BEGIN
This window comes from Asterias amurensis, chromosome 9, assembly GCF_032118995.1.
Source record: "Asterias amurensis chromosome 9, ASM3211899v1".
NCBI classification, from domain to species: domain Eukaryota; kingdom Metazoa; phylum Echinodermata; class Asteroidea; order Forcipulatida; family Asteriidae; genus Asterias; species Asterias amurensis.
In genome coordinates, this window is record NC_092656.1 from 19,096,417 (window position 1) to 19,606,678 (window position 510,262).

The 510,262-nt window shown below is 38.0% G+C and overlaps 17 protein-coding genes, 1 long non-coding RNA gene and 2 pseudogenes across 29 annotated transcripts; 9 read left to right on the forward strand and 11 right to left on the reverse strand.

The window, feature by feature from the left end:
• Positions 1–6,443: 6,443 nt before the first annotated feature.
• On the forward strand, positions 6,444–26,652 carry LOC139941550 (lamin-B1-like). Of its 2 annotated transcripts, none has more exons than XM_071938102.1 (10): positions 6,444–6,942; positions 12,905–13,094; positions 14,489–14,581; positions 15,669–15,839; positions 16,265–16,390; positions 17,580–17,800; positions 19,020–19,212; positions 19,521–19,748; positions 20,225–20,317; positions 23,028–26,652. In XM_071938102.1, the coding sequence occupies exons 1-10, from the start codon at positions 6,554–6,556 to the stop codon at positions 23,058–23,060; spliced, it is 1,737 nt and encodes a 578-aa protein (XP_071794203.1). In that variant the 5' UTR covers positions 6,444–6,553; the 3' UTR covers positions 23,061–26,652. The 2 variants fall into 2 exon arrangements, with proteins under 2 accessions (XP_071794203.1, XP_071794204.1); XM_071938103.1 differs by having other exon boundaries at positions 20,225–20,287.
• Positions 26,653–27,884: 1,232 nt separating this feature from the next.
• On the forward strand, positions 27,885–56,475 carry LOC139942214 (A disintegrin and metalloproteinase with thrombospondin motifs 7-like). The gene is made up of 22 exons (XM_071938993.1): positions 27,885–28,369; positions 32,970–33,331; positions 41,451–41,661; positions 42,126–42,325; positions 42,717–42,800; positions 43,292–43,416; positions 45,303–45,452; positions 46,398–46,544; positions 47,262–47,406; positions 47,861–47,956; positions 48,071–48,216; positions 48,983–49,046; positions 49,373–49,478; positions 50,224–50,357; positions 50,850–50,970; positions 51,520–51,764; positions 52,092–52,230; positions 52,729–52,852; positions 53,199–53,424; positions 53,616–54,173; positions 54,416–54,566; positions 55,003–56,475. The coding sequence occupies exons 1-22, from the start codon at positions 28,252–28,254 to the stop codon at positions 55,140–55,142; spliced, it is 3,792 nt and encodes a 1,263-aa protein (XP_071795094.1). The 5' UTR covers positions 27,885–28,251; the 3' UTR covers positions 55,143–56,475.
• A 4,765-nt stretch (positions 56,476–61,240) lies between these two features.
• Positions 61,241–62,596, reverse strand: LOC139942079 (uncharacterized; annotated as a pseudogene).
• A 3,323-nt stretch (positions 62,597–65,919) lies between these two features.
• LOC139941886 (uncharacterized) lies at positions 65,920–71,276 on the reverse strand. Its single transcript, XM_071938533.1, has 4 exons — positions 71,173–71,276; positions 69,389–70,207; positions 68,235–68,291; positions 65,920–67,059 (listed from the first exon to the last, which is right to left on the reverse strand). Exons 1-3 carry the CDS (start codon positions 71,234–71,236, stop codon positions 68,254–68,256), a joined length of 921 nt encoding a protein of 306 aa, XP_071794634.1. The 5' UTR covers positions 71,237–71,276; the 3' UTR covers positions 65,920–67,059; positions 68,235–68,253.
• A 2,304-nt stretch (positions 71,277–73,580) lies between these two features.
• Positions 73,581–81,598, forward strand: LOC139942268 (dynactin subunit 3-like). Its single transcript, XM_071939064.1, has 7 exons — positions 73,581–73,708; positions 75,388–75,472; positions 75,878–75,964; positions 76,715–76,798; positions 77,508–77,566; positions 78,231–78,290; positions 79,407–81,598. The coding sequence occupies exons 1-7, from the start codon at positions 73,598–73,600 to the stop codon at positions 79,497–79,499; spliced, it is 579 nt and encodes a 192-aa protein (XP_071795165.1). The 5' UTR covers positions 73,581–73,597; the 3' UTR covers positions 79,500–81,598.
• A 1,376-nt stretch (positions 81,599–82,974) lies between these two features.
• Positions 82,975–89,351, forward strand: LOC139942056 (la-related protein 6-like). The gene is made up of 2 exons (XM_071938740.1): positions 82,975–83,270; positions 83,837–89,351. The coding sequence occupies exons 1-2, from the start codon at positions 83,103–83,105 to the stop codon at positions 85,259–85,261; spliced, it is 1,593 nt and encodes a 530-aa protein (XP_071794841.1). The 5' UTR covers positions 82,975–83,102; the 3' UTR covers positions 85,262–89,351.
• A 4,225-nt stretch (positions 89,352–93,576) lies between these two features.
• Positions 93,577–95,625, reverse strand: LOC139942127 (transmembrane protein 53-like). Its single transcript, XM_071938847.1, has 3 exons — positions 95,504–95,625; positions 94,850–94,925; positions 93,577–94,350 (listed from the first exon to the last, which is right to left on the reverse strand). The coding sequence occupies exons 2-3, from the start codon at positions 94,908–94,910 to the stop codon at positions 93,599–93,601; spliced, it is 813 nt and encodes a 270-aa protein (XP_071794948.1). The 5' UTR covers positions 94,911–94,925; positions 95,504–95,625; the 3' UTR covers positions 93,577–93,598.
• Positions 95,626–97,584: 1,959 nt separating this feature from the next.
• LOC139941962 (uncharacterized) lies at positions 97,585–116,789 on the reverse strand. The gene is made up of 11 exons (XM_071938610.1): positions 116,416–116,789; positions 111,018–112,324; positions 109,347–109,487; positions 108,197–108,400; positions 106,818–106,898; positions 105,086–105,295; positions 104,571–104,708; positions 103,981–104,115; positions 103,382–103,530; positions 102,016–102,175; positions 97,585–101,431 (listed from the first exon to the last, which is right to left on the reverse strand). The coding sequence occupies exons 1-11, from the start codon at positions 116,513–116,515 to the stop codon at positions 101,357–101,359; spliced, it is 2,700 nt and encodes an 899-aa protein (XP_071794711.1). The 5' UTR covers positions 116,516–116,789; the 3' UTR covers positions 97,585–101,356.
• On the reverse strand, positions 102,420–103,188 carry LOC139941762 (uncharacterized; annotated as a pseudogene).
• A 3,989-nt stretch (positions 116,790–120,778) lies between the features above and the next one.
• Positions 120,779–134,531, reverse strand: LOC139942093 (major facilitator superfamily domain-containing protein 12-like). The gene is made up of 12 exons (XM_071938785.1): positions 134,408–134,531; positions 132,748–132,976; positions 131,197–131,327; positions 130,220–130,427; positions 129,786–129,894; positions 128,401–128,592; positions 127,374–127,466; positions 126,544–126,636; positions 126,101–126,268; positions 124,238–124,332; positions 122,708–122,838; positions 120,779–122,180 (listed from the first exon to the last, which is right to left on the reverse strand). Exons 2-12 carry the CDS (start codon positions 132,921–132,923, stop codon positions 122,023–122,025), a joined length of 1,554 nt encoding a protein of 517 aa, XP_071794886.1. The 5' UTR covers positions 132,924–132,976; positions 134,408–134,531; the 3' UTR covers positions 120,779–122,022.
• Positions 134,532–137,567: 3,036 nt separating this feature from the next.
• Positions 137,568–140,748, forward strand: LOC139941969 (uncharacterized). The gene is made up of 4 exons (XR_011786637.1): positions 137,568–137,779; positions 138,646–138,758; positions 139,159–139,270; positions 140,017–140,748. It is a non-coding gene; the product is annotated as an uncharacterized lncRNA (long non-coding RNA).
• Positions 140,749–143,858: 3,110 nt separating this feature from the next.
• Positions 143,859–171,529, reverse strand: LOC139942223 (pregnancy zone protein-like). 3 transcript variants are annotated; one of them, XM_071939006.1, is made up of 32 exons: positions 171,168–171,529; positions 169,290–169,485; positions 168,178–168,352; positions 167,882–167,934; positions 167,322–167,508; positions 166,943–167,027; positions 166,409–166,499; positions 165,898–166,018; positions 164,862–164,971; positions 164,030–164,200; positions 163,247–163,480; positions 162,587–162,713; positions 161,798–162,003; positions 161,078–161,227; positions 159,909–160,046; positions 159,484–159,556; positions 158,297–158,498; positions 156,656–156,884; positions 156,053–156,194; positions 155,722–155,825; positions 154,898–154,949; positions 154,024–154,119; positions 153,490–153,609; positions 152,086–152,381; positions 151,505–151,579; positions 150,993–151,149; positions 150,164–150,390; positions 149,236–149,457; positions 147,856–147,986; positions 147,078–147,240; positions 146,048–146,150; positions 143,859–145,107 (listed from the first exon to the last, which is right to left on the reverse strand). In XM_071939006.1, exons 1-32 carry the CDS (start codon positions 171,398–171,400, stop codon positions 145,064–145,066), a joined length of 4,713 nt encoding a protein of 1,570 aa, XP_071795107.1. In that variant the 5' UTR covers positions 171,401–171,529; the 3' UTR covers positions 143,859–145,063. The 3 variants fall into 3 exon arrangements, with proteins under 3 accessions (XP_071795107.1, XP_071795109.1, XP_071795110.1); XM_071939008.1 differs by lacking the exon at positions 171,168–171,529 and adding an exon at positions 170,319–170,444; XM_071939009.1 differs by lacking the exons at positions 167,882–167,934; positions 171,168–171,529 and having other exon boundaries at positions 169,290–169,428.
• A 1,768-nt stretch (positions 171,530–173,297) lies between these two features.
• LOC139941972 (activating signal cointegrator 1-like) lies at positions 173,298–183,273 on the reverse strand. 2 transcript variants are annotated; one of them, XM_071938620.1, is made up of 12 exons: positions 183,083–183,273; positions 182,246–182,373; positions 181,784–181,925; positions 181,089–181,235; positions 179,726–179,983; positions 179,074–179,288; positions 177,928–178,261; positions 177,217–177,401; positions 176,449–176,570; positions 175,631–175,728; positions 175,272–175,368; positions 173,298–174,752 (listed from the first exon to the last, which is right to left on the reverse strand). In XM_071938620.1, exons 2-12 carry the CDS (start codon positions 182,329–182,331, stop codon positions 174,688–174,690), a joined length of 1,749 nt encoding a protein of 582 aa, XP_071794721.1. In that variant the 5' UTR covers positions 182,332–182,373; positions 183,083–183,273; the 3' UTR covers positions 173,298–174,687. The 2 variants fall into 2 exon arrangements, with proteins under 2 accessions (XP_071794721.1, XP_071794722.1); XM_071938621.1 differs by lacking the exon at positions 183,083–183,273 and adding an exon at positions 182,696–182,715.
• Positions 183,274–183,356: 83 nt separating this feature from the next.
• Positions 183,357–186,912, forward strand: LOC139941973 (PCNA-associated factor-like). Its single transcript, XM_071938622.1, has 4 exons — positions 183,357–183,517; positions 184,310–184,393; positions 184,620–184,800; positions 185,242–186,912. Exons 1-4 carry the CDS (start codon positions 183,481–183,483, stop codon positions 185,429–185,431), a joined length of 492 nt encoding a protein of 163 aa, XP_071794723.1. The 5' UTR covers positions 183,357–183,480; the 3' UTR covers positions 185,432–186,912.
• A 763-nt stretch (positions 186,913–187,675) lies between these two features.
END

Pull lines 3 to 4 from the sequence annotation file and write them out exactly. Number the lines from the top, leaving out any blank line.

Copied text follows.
NCBI classification, from domain to species: domain Eukaryota; kingdom Metazoa; phylum Echinodermata; class Asteroidea; order Forcipulatida; family Asteriidae; genus Asterias; species Asterias amurensis.
In genome coordinates, this window is record NC_092656.1 from 19,096,417 (window position 1) to 19,606,678 (window position 510,262).